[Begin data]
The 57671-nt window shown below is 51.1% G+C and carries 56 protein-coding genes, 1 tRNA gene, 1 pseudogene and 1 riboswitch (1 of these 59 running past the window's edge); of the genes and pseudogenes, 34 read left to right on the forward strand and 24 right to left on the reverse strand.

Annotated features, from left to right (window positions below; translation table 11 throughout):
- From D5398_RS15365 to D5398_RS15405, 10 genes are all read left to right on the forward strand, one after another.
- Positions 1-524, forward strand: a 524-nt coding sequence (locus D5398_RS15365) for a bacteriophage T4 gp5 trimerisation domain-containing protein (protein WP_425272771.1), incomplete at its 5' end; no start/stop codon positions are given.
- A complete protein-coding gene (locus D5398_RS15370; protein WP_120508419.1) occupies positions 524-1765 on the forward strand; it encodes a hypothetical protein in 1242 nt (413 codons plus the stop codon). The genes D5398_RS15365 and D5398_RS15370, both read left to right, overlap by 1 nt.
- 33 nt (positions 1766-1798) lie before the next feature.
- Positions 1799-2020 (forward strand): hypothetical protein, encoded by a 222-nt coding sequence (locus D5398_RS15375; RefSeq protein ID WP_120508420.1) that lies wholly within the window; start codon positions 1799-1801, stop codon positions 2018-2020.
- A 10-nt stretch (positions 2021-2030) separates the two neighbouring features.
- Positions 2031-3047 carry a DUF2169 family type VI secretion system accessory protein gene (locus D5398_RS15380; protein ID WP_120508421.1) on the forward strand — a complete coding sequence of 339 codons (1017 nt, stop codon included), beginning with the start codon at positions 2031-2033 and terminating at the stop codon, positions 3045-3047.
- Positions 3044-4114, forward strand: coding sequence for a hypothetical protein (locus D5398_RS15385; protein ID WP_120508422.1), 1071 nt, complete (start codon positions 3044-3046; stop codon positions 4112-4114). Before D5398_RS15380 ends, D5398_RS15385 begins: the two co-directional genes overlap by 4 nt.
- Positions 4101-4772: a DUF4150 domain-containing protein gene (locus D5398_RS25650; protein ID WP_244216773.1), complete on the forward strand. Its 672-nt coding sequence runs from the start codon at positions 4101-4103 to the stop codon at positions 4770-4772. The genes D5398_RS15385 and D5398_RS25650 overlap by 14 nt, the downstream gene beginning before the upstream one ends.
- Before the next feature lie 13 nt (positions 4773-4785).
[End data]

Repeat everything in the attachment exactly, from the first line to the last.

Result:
The 57671-nt window shown below is 51.1% G+C and carries 56 protein-coding genes, 1 tRNA gene, 1 pseudogene and 1 riboswitch (1 of these 59 running past the window's edge); of the genes and pseudogenes, 34 read left to right on the forward strand and 24 right to left on the reverse strand.

Annotated features, from left to right (window positions below; translation table 11 throughout):
- From D5398_RS15365 to D5398_RS15405, 10 genes are all read left to right on the forward strand, one after another.
- Positions 1-524, forward strand: a 524-nt coding sequence (locus D5398_RS15365) for a bacteriophage T4 gp5 trimerisation domain-containing protein (protein WP_425272771.1), incomplete at its 5' end; no start/stop codon positions are given.
- A complete protein-coding gene (locus D5398_RS15370; protein WP_120508419.1) occupies positions 524-1765 on the forward strand; it encodes a hypothetical protein in 1242 nt (413 codons plus the stop codon). The genes D5398_RS15365 and D5398_RS15370, both read left to right, overlap by 1 nt.
- 33 nt (positions 1766-1798) lie before the next feature.
- Positions 1799-2020 (forward strand): hypothetical protein, encoded by a 222-nt coding sequence (locus D5398_RS15375; RefSeq protein ID WP_120508420.1) that lies wholly within the window; start codon positions 1799-1801, stop codon positions 2018-2020.
- A 10-nt stretch (positions 2021-2030) separates the two neighbouring features.
- Positions 2031-3047 carry a DUF2169 family type VI secretion system accessory protein gene (locus D5398_RS15380; protein ID WP_120508421.1) on the forward strand — a complete coding sequence of 339 codons (1017 nt, stop codon included), beginning with the start codon at positions 2031-2033 and terminating at the stop codon, positions 3045-3047.
- Positions 3044-4114, forward strand: coding sequence for a hypothetical protein (locus D5398_RS15385; protein ID WP_120508422.1), 1071 nt, complete (start codon positions 3044-3046; stop codon positions 4112-4114). Before D5398_RS15380 ends, D5398_RS15385 begins: the two co-directional genes overlap by 4 nt.
- Positions 4101-4772: a DUF4150 domain-containing protein gene (locus D5398_RS25650; protein ID WP_244216773.1), complete on the forward strand. Its 672-nt coding sequence runs from the start codon at positions 4101-4103 to the stop codon at positions 4770-4772. The genes D5398_RS15385 and D5398_RS25650 overlap by 14 nt, the downstream gene beginning before the upstream one ends.
- Before the next feature lie 13 nt (positions 4773-4785).